Arkansas’ tourism industry has been on a roll for a decade. Following a dip — experienced in nearly every state during the Great Recession — the Natural State rebounded quickly and dramatically.
In 2010, Arkansas’ 2% tourism tax brought in $11.492 million annually. By 2018, those tax collections rose by more than 46% to $16.428 million. And 2019 is already trending higher than 2018, up 4.1% year-over-year.
Tourism officials say a key to the growth has been research and data. Arkansas has honed its ability to identify, target and reach defined niche audiences.
“Our research tells us where to market, and we do a good job of marketing in those areas. We market in areas where we can measure what we’re doing, and we’ve refined that over the years,” said Jim Shamburger, chairman of the Arkansas State Parks, Recreation and Travel Commission. “I think we just continue to do a great job with the commission’s guidance and our marketing firm [CJRW] that we’ve hired to market the state of Arkansas.”
Shamburger, who appeared on this week’s edition of Talk Business & Politics with newly named Secretary of Parks, Heritage and Tourism Stacy Hurst, said the state has a lot to offer outdoor enthusiasts from lakes and rivers, camping, fishing, mountain biking, road cycling, motorcycle riding, golf and more.
“People love the outdoors that we have here, and we do a lot of adventure travel, but we market in all these little niche markets that people love to do,” Shamburger said.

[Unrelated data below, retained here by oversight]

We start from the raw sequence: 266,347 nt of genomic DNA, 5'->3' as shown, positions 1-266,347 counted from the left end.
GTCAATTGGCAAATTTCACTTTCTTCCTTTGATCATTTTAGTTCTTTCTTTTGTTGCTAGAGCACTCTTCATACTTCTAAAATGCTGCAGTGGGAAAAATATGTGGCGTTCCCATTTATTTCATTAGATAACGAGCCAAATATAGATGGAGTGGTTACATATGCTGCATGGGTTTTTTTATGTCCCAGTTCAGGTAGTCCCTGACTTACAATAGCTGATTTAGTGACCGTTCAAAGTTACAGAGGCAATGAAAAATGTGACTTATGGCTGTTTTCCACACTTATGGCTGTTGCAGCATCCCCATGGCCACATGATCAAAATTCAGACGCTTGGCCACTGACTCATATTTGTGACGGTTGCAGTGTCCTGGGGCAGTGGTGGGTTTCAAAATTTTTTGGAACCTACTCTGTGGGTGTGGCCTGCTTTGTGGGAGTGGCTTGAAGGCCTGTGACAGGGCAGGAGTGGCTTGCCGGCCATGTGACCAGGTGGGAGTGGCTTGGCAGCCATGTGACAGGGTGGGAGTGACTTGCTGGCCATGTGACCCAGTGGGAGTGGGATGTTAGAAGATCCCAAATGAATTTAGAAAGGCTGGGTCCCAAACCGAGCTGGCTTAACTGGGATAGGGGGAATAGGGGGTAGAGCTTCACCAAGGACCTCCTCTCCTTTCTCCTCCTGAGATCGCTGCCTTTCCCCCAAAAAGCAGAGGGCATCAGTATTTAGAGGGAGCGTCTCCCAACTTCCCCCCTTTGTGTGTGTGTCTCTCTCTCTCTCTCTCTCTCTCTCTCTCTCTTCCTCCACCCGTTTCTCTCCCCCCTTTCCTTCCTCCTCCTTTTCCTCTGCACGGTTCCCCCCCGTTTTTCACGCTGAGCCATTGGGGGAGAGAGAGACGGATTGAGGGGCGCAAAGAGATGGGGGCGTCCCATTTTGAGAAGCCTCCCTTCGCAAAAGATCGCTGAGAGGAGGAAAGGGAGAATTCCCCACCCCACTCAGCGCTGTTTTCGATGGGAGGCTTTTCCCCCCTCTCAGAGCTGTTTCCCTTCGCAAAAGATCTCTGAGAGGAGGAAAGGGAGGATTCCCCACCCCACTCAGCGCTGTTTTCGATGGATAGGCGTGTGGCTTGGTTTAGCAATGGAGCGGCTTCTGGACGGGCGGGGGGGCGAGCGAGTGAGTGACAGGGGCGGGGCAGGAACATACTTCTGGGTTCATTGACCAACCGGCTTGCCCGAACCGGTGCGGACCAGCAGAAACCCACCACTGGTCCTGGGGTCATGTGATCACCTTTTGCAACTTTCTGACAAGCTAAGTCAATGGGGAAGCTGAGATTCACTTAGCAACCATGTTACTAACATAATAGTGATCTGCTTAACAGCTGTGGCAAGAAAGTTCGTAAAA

Hurst, who headed the former Department of Arkansas Heritage prior to Gov. Asa Hutchinson’s government reorganization, now leads the combination agency that incorporates parks and tourism. She said heritage tourism and cultural amenities are also a huge draw.
“We have a great product here in Arkansas, we’ve got natural beauty, we’ve got adventure travel, we’ve got great history and heritage and all of that is so attractive to travelers,” she said.
“One thing we’re really focusing on is the road trip and really understanding what drives people to just jump in the car and take a road trip if you’re an Arkansan or fly into Little Rock, for example, or into XNA and do road trips throughout the state,” Hurst added.
She also notes that the state’s tourism base is growing from a “foodie” perspective as Arkansas cuisine is becoming an increasingly important target to draw visitors in.
“We’re growing into a great foodie state. I mean, people love to travel and experience authentic food in whatever place they are and as Jim mentioned we’ve got great adventure travel. So we’re really focusing on that, growing that road trip business,” Hurst said.
You can watch their entire conversation in the video below.